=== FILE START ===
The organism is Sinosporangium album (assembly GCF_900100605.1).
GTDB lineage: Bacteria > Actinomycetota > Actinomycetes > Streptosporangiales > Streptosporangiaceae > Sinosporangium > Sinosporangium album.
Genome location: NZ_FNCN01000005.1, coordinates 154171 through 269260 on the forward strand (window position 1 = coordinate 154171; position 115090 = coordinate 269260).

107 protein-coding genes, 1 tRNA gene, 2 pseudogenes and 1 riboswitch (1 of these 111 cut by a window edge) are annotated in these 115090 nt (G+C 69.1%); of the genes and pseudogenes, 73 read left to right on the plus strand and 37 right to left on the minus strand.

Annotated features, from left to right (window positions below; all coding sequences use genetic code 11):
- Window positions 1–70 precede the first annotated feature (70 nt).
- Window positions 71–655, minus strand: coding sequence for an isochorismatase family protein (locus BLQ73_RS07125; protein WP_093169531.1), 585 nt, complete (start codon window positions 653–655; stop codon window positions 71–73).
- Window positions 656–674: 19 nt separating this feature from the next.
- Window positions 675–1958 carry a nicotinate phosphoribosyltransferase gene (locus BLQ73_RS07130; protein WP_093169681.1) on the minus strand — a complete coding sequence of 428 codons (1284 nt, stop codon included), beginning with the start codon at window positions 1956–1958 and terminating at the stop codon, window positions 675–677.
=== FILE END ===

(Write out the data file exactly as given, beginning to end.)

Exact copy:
The organism is Sinosporangium album (assembly GCF_900100605.1).
GTDB lineage: Bacteria > Actinomycetota > Actinomycetes > Streptosporangiales > Streptosporangiaceae > Sinosporangium > Sinosporangium album.
Genome location: NZ_FNCN01000005.1, coordinates 154171 through 269260 on the forward strand (window position 1 = coordinate 154171; position 115090 = coordinate 269260).

107 protein-coding genes, 1 tRNA gene, 2 pseudogenes and 1 riboswitch (1 of these 111 cut by a window edge) are annotated in these 115090 nt (G+C 69.1%); of the genes and pseudogenes, 73 read left to right on the plus strand and 37 right to left on the minus strand.

Annotated features, from left to right (window positions below; all coding sequences use genetic code 11):
- Window positions 1–70 precede the first annotated feature (70 nt).
- Window positions 71–655, minus strand: coding sequence for an isochorismatase family protein (locus BLQ73_RS07125; protein WP_093169531.1), 585 nt, complete (start codon window positions 653–655; stop codon window positions 71–73).
- Window positions 656–674: 19 nt separating this feature from the next.
- Window positions 675–1958 carry a nicotinate phosphoribosyltransferase gene (locus BLQ73_RS07130; protein WP_093169681.1) on the minus strand — a complete coding sequence of 428 codons (1284 nt, stop codon included), beginning with the start codon at window positions 1956–1958 and terminating at the stop codon, window positions 675–677.